By this time the man on the phone couldn't get in a word. I kept apologizing to him and told him that he probably needed to report our conversation (maybe it was taped). If he smokes, I'm sure he's standing outside some building in some city with at least two cigarettes in his mouth, mumbling to himself. I was really kinda easy on him; he got me early in the day. I started to go into my monopoly rant, but I kept it to a minimum. It's just not right. My AT@T friends seem to have the same problems, so there is no reason to change service. Absolutely every day I get requests to change services, but until EVERY SINGLE ONE OF THEM can promise that I would be speaking only to those who live in the United States and speak English, then I ain't budging. This experience is bringing back memories of my conversations with our brothers and sisters who work for Dell computers. I almost had to go into therapy after dealing with them. I've got to go and get a coke. The caffeine does me good.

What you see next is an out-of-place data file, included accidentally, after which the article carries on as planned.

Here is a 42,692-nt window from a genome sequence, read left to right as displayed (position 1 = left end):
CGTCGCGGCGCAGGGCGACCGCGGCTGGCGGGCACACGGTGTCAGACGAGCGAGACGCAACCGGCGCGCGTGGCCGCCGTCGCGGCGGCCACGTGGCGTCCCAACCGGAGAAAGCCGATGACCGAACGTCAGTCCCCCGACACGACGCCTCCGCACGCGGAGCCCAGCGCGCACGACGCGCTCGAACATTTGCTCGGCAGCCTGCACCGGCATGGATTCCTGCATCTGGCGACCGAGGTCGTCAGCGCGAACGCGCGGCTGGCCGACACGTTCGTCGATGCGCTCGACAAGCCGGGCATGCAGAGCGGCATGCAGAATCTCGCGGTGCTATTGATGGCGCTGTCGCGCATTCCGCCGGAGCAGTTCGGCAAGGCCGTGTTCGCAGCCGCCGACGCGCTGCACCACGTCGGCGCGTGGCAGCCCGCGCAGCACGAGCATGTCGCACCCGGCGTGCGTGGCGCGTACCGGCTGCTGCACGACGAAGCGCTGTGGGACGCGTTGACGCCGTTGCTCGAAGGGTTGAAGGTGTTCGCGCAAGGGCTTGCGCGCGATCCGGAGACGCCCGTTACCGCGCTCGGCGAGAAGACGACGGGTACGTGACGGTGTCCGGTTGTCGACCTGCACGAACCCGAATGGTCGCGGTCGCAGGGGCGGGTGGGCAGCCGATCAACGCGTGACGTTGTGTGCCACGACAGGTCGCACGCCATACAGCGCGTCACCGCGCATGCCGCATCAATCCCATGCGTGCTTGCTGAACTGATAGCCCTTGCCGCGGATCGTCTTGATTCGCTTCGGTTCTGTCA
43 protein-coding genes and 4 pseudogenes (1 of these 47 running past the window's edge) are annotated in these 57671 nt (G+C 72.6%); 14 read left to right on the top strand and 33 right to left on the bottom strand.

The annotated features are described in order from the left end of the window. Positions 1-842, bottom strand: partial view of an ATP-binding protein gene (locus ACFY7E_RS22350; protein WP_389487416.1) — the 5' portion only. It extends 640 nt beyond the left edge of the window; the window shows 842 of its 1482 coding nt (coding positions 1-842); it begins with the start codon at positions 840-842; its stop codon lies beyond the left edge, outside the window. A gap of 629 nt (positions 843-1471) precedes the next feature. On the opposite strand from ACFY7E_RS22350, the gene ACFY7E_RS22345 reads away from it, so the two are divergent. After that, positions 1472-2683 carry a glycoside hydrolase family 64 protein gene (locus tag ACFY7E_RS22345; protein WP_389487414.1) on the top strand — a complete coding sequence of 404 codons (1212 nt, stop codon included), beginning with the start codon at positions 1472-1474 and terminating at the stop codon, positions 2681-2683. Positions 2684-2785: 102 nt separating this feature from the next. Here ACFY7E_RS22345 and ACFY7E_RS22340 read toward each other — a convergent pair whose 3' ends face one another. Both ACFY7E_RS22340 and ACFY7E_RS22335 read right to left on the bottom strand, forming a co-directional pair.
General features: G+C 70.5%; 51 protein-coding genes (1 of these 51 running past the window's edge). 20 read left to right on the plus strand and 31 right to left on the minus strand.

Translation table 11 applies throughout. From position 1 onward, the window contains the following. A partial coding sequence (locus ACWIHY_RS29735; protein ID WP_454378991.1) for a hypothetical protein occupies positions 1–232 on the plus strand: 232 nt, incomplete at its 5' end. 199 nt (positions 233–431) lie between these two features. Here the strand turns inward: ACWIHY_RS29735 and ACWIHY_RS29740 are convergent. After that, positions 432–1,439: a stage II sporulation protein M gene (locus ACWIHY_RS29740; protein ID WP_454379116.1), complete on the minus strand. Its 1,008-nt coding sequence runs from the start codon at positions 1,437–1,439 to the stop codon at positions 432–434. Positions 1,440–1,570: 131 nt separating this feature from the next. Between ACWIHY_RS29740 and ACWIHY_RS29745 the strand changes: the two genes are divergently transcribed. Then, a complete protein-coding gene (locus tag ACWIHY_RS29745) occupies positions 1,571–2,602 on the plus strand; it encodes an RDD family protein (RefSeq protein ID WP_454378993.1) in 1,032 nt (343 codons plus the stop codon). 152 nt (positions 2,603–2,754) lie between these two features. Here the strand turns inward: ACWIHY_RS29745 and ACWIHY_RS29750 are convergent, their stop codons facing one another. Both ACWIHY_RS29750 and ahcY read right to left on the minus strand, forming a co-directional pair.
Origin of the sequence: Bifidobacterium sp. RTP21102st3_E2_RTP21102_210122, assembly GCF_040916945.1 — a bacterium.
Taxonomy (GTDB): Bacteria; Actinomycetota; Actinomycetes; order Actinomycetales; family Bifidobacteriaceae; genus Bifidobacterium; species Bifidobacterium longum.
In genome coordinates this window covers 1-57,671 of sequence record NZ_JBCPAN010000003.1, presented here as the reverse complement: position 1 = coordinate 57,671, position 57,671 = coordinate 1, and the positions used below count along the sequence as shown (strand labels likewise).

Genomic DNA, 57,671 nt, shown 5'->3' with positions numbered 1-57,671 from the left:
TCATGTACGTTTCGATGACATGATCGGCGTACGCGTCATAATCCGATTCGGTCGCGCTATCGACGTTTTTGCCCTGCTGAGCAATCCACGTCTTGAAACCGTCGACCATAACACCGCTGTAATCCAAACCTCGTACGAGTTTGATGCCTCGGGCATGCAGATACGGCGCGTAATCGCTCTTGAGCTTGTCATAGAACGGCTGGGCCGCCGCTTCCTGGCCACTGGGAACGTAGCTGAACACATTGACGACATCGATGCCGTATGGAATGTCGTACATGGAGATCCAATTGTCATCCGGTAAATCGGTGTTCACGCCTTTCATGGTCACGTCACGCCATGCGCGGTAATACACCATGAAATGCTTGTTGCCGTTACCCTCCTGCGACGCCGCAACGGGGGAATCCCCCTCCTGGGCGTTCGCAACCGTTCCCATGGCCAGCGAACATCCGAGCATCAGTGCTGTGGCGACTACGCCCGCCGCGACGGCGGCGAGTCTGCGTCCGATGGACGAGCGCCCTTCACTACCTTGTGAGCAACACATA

Final thought. Why in the world would anyone want to bundle services? If you are on Comcast, when the cable goes down, so does the phone and internet. If you are on AT@T, when the phone goes down, so does the cable and internet. All it takes is for someone to run into a telephone pole or a construction crew to cut the cable. Remember this: Don't put all of your eggs into one basket.

Saturday, October 25, 2008

RATS 101

When I say rats, I don't mean rats, as in rats, or darn, or heck. I mean rats as in RODENTS.

I know when it gets cooler outside, rodents begin looking for a nice warm place to make their nests and settle in for a spell. From the clues I have gathered IN MY GARAGE it seems that an eighty pound rat has decided to call the Welcome Wagon and join the neighborhood book club.